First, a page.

His family said: “Our Daddy was wise, brave and loving and we thank him for the values that he lived by and instilled in us. He was our guiding star who put the principles of peace, social justice and equality first.
Also in September, cervical cancer campaigner Eileen Rushe died at the age of 35. She died at St Francis Hospice in Blanchardstown in Dublin, surrounded by her family. The Irish Cancer Society described her as inspirational, and said she was a “truly wonderful person who left a profound impression on all who had the privilege of knowing her”.
Joan Lucey, who’d been suing the HSE and two labs over her smear slides, died in February at the age of 73. The Kerrywoman had been suffering from cervical cancer, and family said her dying wish was to “hold the HSE accountable”.
Former RTÉ radio DJ and TV host Simon Young died at the age of 62 after a long illness. Young, whose real name was Thomas Meade, started his career in the 70s on pirate radio before moving to the State broadcaster.
Journalist Rodney Rice passed away in August of this year, at the age of 76, and tributes were led by the President and Taoiseach.
Best known for presenting RTÉ Radio’s The Saturday View for over 20 years, President Higgins in particular praised him for being “one of the earliest, bravest and most consistent voices in opposing Apartheid in South Africa”.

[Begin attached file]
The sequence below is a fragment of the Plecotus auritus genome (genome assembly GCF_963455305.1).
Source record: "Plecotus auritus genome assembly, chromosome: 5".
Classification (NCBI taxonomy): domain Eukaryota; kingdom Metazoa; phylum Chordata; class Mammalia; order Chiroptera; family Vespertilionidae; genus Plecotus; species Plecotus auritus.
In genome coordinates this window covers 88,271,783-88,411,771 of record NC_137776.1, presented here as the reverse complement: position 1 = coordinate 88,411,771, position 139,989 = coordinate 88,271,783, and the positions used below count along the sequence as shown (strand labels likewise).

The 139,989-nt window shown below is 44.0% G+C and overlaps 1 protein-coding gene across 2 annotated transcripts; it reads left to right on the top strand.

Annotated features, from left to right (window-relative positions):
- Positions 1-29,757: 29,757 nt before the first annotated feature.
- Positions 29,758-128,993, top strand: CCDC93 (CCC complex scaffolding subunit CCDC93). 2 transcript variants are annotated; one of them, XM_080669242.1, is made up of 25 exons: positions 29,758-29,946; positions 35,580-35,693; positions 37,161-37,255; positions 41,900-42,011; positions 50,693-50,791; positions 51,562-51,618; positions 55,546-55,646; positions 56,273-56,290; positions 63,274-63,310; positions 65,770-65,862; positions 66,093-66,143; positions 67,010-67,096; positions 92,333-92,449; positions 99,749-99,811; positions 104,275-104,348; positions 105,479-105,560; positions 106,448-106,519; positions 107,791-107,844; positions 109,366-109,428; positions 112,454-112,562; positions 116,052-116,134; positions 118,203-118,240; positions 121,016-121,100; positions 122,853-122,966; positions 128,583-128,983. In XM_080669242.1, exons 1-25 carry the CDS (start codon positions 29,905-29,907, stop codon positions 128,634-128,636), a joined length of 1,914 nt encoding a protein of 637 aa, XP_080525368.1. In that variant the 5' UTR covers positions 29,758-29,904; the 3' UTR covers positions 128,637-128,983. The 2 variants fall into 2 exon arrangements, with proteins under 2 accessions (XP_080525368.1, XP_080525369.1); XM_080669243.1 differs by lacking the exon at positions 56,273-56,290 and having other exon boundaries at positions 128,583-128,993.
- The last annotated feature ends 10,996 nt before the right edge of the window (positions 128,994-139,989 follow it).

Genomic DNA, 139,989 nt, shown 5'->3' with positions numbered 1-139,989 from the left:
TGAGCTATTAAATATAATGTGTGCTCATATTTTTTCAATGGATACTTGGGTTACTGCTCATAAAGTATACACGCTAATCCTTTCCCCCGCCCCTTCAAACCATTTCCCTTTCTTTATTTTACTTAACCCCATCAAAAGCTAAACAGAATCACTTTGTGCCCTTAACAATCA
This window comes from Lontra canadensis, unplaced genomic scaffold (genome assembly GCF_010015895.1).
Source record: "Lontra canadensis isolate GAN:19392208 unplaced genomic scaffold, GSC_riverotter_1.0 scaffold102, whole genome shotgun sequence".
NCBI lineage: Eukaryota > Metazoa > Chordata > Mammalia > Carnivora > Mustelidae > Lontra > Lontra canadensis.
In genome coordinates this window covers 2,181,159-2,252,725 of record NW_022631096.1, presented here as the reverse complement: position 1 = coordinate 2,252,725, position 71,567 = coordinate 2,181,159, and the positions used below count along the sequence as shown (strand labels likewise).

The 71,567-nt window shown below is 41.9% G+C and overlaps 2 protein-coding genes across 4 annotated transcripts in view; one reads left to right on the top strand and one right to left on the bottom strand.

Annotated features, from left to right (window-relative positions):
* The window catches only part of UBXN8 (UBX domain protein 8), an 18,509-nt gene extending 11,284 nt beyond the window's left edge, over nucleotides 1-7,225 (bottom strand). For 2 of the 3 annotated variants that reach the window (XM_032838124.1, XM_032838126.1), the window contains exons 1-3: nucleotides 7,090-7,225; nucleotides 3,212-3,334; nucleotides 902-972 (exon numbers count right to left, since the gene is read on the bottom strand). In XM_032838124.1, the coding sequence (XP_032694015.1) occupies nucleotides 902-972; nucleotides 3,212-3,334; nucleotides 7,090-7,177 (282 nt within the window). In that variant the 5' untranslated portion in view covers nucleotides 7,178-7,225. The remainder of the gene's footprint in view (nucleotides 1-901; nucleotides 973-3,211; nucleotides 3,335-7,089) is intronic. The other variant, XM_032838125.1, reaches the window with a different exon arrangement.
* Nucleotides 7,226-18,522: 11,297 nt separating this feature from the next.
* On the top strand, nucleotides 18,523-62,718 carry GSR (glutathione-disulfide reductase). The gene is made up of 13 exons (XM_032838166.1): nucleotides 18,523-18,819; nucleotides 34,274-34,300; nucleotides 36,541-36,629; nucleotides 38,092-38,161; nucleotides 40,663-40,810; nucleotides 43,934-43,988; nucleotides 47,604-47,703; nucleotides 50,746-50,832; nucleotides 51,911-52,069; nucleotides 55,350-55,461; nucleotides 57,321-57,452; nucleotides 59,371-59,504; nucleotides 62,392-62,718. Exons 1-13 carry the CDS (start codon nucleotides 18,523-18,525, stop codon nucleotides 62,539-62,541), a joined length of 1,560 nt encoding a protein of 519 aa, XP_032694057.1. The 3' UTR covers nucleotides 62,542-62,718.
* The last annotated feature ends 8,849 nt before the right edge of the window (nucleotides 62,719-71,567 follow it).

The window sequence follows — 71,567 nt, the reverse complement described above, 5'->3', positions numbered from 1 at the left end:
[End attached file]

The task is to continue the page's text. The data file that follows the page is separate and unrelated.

His fellow RTÉ broadcaster Donncha Ó Dúlaing also died this year, at the age of 88, in September. The Corkman had been on the airwaves for over 50 years, and the Taoiseach praised his ability to bring “joy to his loyal listeners over the decades”.
In December, tributes poured in from around the world to Archbishop Desmond Tutu, who died at the age of 91.
President Higgins said Archbishop Tutu was a “man of profound wisdom and as a character that emphasised hope and possibility”.
In April 2021, Britain’s Queen Elizabeth bid farewell to her husband Prince Philip. He was 99.
A full State funeral was held for the Duke of Edinburgh, the longest serving royal consort in British history.
Gaining notoriety later in life, Britain bid a fond farewell to Captain Tom Moore, who died at the age of 100 after testing positive for Covid-19. His efforts had helped to raise over £30 million for the NHS after Covid first hit in March 2020. He died in early January.
Girls Aloud singer Sarah Harding passed away from cancer in September of this year, at the age of 39.
Her mother Marie said: “Many of you will know of Sarah’s battle with cancer and that she fought so strongly from her diagnosis until her last day… I know she won’t want to be remembered for her fight against this terrible disease – she was a bright shining star and I hope that’s how she can be remembered instead.”
Popular British comedian Sean Lock died at the age of 58 in August of this year. The TV star died from cancer. Known for his deadpan humour, tributes hailed an “incredible comic brain” and a “truly unique voice”.
The unique sound of The Rolling Stones may not have existed if it hadn’t been for the iconic drummer Charlie Watts who died in August of this year at the age of 80.